Social conservatives and parental rights advocates are watching closely as the Supreme Court decides whether paper-swapping violates students' privacy rights.
The court was hearing arguments in the case Tuesday.
Classmates called her son Philip "dummy" and "stupid" because the reading-disabled child's scores were lower than his sixth-grade classmates in Owasso, Okla. She said she complained, but got nowhere.
She sued in 1998, claiming the practice violated students' civil rights. She won a lower court ruling that focused instead on whether paper-swapping violates a 1974 law that conditioned federal aid for schools to a guarantee that "education records" will be kept private.
"The practice of exchanging papers and then calling out the grades unlawfully circumvents the purpose of safeguarding students' personal grade information," attorneys from the conservative Rutherford Institute wrote on Falvo's behalf.
The Bush administration sided with the school district, and urged the high court to overturn a federal appeals court ruling that critics say could spell the end of acdemic honors like "student of the week," or displays of graded student art in school hallways.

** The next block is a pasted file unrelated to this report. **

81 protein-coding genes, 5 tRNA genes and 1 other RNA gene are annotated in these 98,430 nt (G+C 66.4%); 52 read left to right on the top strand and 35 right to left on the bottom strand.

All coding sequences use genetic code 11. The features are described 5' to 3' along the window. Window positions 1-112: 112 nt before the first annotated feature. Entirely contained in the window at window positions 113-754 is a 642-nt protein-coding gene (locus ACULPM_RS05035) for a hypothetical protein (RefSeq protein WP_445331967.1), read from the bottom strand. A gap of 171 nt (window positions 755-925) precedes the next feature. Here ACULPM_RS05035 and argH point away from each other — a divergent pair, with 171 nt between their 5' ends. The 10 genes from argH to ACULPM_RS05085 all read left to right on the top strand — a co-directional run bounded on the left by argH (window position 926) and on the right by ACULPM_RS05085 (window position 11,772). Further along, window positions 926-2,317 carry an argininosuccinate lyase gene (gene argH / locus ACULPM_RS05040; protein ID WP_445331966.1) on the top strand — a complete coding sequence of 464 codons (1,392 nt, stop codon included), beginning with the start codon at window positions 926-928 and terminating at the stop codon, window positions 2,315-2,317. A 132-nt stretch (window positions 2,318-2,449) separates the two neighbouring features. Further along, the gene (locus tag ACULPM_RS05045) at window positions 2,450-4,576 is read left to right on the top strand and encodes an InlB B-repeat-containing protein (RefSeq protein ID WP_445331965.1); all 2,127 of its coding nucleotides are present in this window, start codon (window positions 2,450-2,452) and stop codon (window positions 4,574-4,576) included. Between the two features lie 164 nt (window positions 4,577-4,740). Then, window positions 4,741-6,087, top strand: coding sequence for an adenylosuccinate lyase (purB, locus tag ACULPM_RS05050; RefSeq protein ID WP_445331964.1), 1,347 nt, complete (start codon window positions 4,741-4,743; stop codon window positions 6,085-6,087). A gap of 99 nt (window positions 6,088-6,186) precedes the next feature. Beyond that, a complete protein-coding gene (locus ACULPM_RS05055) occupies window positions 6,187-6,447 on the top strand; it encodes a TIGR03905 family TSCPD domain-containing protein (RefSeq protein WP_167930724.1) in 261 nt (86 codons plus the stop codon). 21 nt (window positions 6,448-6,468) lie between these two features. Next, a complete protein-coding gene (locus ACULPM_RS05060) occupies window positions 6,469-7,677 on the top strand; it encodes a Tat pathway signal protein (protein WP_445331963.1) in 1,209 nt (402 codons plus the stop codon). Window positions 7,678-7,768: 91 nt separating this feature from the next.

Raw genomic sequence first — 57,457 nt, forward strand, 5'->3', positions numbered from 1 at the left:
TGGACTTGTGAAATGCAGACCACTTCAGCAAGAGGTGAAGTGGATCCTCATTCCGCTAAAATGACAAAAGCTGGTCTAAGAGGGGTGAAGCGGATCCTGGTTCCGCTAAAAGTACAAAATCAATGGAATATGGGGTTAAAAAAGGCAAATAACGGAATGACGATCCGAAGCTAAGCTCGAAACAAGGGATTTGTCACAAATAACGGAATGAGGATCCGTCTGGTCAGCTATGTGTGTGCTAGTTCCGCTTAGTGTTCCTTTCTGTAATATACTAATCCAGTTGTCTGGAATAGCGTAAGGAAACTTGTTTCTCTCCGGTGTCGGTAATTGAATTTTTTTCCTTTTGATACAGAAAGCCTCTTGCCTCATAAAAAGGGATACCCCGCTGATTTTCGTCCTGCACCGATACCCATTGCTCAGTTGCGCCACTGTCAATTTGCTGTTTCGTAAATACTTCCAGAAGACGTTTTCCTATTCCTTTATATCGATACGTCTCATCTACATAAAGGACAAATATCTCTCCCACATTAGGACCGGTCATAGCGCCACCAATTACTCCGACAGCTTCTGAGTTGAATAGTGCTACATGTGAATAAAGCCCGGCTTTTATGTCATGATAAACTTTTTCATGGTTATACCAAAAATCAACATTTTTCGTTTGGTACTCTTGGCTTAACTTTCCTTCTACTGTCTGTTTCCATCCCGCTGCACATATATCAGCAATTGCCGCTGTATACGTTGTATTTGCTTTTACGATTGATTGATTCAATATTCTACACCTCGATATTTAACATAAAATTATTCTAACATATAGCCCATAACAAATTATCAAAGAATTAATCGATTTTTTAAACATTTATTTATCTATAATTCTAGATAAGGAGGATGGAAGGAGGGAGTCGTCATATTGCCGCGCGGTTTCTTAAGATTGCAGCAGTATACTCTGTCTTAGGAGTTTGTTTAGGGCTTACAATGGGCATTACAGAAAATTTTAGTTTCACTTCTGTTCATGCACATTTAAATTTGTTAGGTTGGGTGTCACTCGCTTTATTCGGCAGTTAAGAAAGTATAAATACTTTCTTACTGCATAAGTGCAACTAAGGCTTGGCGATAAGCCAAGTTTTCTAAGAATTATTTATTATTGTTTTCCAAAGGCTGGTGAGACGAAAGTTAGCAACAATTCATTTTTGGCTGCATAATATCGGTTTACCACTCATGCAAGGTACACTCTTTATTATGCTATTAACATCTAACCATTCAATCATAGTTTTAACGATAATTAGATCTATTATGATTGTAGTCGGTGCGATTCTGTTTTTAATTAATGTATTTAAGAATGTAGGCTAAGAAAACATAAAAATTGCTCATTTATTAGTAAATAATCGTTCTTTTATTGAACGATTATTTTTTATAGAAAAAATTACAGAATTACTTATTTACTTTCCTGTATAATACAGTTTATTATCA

The Denver-based 10th U.S. Circuit Court of Appeals misinterpreted the 1974 law, the administration argued.
The Falvo case has split conservative opinion. Some on the right say Congress meant to protect the privacy of both students and parents in 1974, and that schools cut parents out of too many decisions.
Others say the case has no business in court, and that government has no business regulating the minutiae of classroom conduct. They find themselves allied with the generally left-leaning teachers unions and other school groups, which argue that a national policy like the one laid out by the 10th Circuit would strip teachers of the right to run their own classrooms.
"The grading practice at issue is widely used throughout the United States because many teachers, and their employing school districts, have found it to be educationally beneficial," the National Education Association and the National Federation of Teachers wrote in a friend-of-the-court brief.
Not all teachers have their students swap homework, quizzes or other schoolwork, but the choice is theirs, the unions argued. Teachers should also be protected from this kind of lawsuit, teachers' unions argued.
Many lawyers who pay close attention to the Supreme Court were stunned that the justices agreed to hear the case, and the court has taken some ribbing and worse for involving itself in what seems to many like a silly spat.
Days after the court accepted the appeal in June, The Washington Post published an editorial headlined, "Why is This in Court?"
The case is Owasso Independent School District v. Falvo, 00-1073.
By Anne Gearan
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